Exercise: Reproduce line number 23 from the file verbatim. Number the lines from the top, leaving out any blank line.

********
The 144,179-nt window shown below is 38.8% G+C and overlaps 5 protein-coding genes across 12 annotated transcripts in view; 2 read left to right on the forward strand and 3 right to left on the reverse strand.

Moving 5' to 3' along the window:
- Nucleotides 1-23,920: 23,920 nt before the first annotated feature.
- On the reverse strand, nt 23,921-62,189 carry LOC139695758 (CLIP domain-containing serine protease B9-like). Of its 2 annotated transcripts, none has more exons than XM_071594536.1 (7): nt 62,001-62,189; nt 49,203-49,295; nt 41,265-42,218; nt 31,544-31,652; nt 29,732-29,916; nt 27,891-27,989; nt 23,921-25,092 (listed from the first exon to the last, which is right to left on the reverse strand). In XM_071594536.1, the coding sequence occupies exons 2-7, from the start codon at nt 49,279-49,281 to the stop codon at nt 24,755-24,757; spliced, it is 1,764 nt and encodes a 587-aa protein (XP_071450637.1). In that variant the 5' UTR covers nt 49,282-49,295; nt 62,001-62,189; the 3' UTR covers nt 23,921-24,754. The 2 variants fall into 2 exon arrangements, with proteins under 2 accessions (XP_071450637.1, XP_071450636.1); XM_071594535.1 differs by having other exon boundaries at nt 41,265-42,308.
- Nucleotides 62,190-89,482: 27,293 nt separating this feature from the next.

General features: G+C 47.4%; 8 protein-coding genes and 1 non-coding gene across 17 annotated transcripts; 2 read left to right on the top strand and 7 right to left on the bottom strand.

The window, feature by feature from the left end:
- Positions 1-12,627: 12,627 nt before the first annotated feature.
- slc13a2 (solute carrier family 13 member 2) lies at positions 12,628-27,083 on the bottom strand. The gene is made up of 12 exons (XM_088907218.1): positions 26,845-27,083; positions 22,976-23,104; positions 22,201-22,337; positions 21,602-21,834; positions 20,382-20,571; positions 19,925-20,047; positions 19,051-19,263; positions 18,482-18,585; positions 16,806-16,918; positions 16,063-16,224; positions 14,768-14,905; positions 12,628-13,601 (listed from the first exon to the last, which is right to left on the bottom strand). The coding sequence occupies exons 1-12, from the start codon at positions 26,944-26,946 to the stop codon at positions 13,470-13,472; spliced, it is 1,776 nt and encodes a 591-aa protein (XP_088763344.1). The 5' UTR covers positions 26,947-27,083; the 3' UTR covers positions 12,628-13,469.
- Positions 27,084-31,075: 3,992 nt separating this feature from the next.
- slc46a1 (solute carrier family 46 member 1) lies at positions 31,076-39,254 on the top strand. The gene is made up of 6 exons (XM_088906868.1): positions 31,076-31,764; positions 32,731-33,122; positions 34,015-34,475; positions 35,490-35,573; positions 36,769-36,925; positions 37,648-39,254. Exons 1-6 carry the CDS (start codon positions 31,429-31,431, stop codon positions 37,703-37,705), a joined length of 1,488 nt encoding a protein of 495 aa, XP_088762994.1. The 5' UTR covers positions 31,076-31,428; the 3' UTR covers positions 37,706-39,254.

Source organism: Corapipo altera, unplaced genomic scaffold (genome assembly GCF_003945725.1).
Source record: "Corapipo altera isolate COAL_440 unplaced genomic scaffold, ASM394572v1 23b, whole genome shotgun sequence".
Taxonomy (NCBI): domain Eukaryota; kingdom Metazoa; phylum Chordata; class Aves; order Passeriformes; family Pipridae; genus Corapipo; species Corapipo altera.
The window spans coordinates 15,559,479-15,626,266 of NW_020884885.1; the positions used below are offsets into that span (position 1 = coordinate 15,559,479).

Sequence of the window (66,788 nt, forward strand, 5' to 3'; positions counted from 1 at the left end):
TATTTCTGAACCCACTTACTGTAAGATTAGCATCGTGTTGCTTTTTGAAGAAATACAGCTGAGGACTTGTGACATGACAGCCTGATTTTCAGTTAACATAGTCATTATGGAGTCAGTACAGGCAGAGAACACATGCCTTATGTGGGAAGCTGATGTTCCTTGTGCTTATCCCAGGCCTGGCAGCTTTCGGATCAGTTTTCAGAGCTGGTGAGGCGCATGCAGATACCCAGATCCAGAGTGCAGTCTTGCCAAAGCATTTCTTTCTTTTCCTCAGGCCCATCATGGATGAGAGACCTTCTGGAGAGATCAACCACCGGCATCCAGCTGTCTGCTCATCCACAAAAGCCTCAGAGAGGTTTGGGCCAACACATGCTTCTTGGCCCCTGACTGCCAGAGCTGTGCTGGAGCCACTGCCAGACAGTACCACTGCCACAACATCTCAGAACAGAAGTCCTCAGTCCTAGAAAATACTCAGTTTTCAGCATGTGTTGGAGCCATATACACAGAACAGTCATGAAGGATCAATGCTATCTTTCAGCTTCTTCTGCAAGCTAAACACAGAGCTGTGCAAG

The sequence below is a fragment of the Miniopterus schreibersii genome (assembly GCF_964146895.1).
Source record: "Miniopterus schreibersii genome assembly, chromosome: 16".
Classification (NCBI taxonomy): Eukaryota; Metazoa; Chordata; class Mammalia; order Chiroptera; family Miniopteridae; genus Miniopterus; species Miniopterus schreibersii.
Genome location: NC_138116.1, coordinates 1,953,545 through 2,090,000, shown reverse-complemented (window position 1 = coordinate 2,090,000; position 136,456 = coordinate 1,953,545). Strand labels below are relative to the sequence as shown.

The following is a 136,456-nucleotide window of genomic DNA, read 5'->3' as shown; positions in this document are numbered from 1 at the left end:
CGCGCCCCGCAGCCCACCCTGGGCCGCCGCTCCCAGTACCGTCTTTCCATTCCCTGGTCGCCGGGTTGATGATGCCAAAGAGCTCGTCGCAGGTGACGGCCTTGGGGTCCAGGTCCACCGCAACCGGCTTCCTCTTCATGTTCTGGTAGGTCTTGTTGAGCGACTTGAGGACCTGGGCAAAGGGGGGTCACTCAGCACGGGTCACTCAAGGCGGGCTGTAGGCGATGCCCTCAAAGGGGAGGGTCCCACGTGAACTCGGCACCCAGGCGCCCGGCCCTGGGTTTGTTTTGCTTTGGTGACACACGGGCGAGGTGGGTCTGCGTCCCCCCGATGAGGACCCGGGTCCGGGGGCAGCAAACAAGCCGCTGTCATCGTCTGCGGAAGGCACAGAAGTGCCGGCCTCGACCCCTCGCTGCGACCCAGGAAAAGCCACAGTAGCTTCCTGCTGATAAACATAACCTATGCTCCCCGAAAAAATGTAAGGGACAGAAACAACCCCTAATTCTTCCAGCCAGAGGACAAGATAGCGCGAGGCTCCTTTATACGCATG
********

CGCGCCCCGCAGCCCACCCTGGGCCGCCGCTCCCAGTACCGTCTTTCCATTCCCTGGTCGCCGGGTTGATGATGCCAAAGAGCTCGTCGCAGGTGACGGCCTTGGGGTCCAGGTCCACCGCAACCGGCTTCCTCTTCATGTTCTGGTAGGTCTTGTTGAGCGACTTGAGGACCTGGGCAAAGGGGGGTCACTCAGCACGGGTCACTCAAGGCGGGCTGTAGGCGATGCCCTCAAAGGGGAGGGTCCCACGTGAACTCGGCACCCAGGCGCCCGGCCCTGGGTTTGTTTTGCTTTGGTGACACACGGGCGAGGTGGGTCTGCGTCCCCCCGATGAGGACCCGGGTCCGGGGGCAGCAAACAAGCCGCTGTCATCGTCTGCGGAAGGCACAGAAGTGCCGGCCTCGACCCCTCGCTGCGACCCAGGAAAAGCCACAGTAGCTTCCTGCTGATAAACATAACCTATGCTCCCCGAAAAAATGTAAGGGACAGAAACAACCCCTAATTCTTCCAGCCAGAGGACAAGATAGCGCGAGGCTCCTTTATACGCATG